Immunology Ontology

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Summer School for Quantitative Systems Immunology: Lecture and practical session on Immunology Ontology

When: Tuesday June 11

Where: Rafik B. Hariri Institute for Computing and Computational Science and Engineering, Boston University, Boston, MA on June 10-14, 2013.

Who: Lindsay Cowell and Barry Smith


Morning Lecture

8:30am Introduction to biomedical ontology building (Barry Smith, Slides)

Identification of participant areas of interest in preparation for the afternoon practical session
Overview of biomedical ontology
What is an ontology for?
How ontologies can support data-driven research
Glories and miseries of the Semantic Web
How to build an ontology
How to select appropriate starting points
Mistakes to avoid
Reinventing the wheel
Confusing words with things
The OBO (Open Biological and Biomedical Ontologies) Foundry
The Ontology for Biomedical Investigations (OBI)

9:15am Overview of ontologies with content relevant to immunology (Lindsay Cowell, Slides)

Use of ontology portals and search engines
The Cell Ontology (CL) Bioportal
The Protein Ontology (PRO) Bioportal
The Gene Ontology (GO) Poster
Relation to MeSH and similar resources
How are ontologies used?
in defining data standards (example: ImmPort)
to support data analysis (example: GO enrichment of microarray data)
to support text mining and NLP, document retrieval
example: GOPubMed
The Infectious Disease Ontology (IDO)
Staph Aureus Ontology and Other IDO Extension Ontologies
The Vaccine Ontology (VO) Slides

9:45am Formats and tools

Brief remarks on formats: XML, RDF, OWL and OBO
GO File Format Guide
Brief remarks on tools
Protégé Ontology Editor
Ontofox Slides

Afternoon Practical Session: Building Small Ontologies in the Immunological Domain

1:00pm Establish target areas of interest (drawing on the work initiated in the 8:30am session above). Participants will suggest possible target areas, expanding this list in light of their own areas of interest and expertise.

Adaptive immunity
Immune tolerance
Adaptive immunity
Innate immunity
Mucosal immunity
Transplantation immunology /MHC
Tumor microenvironment / Cancer

(These are all areas for which a suitable single ontology does not already exist. Some of the items are taken from the DAIT list here.)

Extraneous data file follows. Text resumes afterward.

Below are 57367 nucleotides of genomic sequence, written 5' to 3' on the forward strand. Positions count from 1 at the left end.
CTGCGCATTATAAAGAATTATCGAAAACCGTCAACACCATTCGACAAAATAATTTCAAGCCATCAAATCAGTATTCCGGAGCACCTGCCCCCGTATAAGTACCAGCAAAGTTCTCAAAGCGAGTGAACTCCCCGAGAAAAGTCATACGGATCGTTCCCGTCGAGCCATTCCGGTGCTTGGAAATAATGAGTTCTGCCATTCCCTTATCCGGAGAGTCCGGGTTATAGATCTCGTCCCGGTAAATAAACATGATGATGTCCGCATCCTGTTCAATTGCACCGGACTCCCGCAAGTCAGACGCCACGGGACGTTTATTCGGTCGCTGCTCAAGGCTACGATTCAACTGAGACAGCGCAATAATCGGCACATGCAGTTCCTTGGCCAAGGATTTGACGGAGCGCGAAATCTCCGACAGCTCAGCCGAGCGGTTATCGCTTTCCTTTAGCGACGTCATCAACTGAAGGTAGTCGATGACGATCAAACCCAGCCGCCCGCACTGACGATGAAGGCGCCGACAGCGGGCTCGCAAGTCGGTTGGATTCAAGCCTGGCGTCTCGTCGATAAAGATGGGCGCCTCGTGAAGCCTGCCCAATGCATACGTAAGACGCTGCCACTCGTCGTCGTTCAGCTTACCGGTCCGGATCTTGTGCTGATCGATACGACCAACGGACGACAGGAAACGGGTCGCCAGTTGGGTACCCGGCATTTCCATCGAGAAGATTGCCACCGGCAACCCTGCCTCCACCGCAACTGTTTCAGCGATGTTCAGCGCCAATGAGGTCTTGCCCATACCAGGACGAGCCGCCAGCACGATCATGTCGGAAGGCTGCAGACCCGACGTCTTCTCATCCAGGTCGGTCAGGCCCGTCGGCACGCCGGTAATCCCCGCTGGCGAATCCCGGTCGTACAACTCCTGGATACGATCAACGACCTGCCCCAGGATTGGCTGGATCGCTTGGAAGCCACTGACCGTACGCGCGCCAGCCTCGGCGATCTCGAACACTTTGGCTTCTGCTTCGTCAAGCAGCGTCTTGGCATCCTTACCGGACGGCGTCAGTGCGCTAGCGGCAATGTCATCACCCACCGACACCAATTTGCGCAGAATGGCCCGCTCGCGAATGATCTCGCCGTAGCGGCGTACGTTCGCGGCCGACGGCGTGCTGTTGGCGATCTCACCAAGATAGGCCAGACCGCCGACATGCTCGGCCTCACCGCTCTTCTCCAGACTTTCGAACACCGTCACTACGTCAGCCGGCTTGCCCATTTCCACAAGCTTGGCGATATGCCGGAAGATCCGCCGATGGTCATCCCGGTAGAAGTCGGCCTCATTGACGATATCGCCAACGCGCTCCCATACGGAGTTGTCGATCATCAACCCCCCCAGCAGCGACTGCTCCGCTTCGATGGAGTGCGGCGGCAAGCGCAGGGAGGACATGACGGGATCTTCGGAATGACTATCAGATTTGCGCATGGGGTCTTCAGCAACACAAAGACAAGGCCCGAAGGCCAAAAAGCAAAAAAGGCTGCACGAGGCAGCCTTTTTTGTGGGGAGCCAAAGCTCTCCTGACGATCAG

1:10 Participants will be divided into corresponding breakout groups. The task of each group will be to create a workplan for building an ontology (or ontologies) for their selected area. The workplan will consist minimally of

i. a list of main terms in their selected area -- to create this list participants can use the terminological resources they use in their own work or any other source

Two samples:

allergy and allergic disease
soluble proteins (including cytokines and chemokines) relevant to the work of HIPC]
ii. a list of the main ontologies they would harvest as starting points; in identifying these ontologies participants should experiment with two or more of the ontology portals listed below

Each group should select a reporter, who will present the results of the group's work, and a recorder, who will take notes of the discussions and have control of the powerpoint slides documenting the results of these discussions.

2:20 Presentation of results: Each group is required to produce at least 4 slides summarizing the results of their work.

Slide 1: Title and author list
Slide 2: Quick comparison of the experience of using the 4 ontology browsers listed above; optional report on experience using MeSH
Slide 3: List of the principal ontologies selected to be used as sources / starting points for development of the needed ontology
Slide 4: List of the main terms in the ontology (if possible with some rudimentary BFO organization)


2.50 Summation

Background Resources (will be reviewed in class)

Immunological Ontologies



1. The Open Biological and Biomedical Ontologies

2. Bioportal

3. Ontobee

4. EBI Ontology Lookup Service

5. MeSH


Diehl AD, Augustine AD, Blake JA, Cowell LG, et al. Hematopoietic cell types: prototype for a revised cell ontology. J Biomed Inform. 2011; 44(1).

Meehan TF, Masci AM, Abdulla A, Cowell LG, et al. Logical development of the cell ontology. BMC Bioinformatics. 2011; 12.

Aravind Subramanian, et al. Gene set enrichment analysis: A knowledge-based approach for interpreting genome-wide expression profiles, PNAS, 102 (43), 15545–15550.